“Even when I was on the bench most of the game,” Henderson said, “they were the family that was always there.”

Choosing Mary Washington kept Henderson close to them – and to the center – but he was adamant about living on campus. “When I’m on campus, I’m at school,” he said. “I get caught up in learning.”

That includes that first shaky foray into religion with Associate Professor of Classics, Philosophy and Religion Mary Beth Mathews. “The Abrahamic Religions” dissected Christianity, Judaism and Islam, and gave Henderson a new view.

“I liked that class,” he said. “[Studying religion] has given me a chance to set aside my Christian lens and find a different perspective.”

With a schedule like his, perspective is important. He’s in the UMW Chorus, took part in the University’s recent branded marketing campaign, helps out in the Office of Admissions and squeezes in side jobs and classes where he can. That’s on top of a full-time curriculum, a part-time job with Academic Services, and of course, his work at the center, where he now administers the youth program he used to be part of.

Program Support Technician Charlotte Corbett-Parker, who supervises Henderson in Academic Services, credits his stellar performance, in part, to the skills he picked up at the center.

“These are life experiences that other students just don’t have,” she said. “You don’t see a lot of people wanting to serve the community the way [his family does]. Ben is tied into helping others. It’s something that comes natural to him.”

He also plays drums at church, where he’s passing his passion for the art down to the kids who’ve come after him. He plans to weave his musical talent into his dreams – attending seminary school, developing nonprofit programs, and teaching, all to bolster families and community.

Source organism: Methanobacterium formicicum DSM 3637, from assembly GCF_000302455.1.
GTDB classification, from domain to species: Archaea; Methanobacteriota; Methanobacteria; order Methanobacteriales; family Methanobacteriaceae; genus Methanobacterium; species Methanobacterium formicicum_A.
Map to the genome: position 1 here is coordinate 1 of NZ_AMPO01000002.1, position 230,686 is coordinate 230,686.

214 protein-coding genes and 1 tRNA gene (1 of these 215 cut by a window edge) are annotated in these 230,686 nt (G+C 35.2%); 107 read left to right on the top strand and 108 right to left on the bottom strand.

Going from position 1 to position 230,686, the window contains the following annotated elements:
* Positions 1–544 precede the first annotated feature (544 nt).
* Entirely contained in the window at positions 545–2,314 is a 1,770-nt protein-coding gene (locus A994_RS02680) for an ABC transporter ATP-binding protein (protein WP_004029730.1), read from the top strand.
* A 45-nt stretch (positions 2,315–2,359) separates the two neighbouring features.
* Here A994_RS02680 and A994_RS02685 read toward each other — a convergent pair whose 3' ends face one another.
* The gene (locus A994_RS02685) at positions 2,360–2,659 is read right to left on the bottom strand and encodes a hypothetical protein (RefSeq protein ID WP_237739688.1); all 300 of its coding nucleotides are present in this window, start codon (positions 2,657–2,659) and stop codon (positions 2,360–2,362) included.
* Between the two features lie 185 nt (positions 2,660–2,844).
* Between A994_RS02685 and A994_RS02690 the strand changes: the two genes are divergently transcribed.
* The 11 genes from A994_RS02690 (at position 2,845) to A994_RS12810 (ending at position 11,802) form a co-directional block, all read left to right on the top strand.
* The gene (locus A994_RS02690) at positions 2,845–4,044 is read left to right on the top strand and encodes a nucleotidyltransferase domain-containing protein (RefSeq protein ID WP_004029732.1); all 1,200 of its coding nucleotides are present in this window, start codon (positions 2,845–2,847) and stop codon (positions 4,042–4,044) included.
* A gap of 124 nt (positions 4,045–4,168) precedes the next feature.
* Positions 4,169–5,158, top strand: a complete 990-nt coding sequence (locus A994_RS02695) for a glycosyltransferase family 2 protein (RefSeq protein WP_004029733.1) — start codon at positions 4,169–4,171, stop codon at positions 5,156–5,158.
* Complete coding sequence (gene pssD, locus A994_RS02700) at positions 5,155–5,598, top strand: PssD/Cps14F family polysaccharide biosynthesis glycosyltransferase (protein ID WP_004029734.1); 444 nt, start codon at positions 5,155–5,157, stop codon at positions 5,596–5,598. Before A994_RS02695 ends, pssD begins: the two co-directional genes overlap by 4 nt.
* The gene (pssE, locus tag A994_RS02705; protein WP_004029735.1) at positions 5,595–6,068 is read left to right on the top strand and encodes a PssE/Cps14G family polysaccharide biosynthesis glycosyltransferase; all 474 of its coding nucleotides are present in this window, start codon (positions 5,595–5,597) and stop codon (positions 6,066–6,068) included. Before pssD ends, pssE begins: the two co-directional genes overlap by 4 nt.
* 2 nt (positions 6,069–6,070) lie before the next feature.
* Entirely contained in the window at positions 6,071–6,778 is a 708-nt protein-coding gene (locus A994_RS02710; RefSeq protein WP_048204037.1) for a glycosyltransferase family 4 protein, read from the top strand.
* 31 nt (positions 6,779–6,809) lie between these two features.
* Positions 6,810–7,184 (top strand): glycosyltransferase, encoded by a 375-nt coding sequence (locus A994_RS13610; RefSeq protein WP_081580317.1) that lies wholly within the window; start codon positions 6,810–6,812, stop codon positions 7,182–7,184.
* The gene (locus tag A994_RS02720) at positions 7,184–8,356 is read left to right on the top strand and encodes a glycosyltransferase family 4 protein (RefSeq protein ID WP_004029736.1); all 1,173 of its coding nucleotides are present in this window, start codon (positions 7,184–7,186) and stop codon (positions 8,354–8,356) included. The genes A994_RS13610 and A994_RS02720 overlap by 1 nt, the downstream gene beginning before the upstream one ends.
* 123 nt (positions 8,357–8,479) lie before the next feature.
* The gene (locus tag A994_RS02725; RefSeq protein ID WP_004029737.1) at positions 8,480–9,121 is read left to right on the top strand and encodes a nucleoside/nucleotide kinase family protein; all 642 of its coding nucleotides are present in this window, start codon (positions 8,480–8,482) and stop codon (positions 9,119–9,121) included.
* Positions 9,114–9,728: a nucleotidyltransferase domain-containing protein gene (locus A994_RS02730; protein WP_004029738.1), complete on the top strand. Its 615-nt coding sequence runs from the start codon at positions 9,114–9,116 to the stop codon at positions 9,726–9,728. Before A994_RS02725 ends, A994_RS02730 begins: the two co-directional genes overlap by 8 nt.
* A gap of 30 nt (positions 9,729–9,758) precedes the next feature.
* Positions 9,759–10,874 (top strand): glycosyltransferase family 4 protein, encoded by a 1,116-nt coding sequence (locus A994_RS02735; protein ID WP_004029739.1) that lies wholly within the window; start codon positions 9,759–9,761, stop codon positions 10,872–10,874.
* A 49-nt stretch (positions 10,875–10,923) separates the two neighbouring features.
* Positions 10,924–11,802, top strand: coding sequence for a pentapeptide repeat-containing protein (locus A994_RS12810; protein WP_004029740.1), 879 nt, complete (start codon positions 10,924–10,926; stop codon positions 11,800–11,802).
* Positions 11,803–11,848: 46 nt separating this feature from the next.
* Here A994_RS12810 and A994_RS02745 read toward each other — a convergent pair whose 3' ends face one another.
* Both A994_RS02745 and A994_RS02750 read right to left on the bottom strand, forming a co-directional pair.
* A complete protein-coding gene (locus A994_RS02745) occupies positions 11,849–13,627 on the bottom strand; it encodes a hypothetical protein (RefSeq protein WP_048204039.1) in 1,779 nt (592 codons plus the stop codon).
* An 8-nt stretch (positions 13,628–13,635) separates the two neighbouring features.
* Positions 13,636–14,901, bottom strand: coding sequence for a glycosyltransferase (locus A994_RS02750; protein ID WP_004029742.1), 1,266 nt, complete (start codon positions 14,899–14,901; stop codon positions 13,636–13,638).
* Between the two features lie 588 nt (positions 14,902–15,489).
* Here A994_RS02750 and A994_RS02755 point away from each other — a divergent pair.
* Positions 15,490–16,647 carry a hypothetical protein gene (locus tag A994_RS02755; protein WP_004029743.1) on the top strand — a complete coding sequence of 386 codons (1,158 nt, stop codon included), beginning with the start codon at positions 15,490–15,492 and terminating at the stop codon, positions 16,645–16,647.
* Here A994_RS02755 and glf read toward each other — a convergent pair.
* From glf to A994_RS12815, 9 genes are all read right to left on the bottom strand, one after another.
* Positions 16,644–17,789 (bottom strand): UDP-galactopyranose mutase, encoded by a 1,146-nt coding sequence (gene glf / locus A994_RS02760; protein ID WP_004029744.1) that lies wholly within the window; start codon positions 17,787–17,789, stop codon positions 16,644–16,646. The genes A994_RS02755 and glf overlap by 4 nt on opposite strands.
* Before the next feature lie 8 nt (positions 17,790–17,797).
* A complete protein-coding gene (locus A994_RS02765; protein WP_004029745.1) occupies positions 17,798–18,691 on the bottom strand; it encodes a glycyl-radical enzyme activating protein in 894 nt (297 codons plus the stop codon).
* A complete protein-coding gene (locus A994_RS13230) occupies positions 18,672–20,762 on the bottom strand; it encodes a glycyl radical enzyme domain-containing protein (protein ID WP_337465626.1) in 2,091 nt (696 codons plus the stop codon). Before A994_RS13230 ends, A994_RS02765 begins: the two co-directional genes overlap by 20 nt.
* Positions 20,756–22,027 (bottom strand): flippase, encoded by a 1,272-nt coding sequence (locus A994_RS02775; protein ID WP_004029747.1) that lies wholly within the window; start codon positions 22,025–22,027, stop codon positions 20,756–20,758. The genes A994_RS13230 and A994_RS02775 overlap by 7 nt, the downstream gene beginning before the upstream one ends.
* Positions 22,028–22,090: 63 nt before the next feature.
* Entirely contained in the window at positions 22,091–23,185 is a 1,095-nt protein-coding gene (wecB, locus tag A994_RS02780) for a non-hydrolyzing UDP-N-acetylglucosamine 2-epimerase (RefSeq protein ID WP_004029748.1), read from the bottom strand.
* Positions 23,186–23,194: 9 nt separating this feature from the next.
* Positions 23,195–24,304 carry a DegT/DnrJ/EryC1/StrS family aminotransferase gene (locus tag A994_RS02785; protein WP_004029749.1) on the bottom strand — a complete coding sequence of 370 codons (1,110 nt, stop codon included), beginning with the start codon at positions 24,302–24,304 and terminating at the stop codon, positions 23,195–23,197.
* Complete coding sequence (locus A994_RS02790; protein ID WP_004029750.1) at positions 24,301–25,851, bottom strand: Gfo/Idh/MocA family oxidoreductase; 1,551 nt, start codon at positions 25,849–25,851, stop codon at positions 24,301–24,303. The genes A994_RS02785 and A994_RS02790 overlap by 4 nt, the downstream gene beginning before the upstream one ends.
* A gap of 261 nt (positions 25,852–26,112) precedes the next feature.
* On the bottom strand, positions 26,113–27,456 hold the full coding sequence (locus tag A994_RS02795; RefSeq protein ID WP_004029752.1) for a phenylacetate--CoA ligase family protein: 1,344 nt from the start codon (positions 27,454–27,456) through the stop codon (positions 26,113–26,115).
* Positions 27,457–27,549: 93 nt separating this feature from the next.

“When I think of things I want to do, I never can say just one thing and leave it at that,” he said. “I think that’s because of how I grew up.”

Spring Break Abroad

UMW senior Ann Izzard peered out into the incredible mist. The grueling hike to the peak of the high-elevation cloud-forest mountain in Panama’s Altos de Campaña National Park had left her tired and sore. But the marathon trek turned out to be worth it.

“The view from the top was breathtaking,” said Izzard, a biology major who joined the recent UMW in Panama “Tropical Ecology” trip, led by biology professors Andrew Dolby and Alan Griffith.

UMW in London by UMW senior Elise Poffenberger UMW in Guatemala by UMW junior Alecia Milner and UMW senior Kristin Frye Ann Izzard enjoys the summit of a cloud-mountain peak in Panama. UMW Men's Rugby Ireland Tour by UMW junior Nathan Neri UMW in Quebec by UMW senior Kelly Morgan UMW in Guatemala by UMW junior Alecia Milner and UMW senior Kristin Frye UMW in Panama by UMW senior Ann Izzard UMW in the UK by UMW student Henry Mordica UMW in Austria by UMW senior Shanna Davidson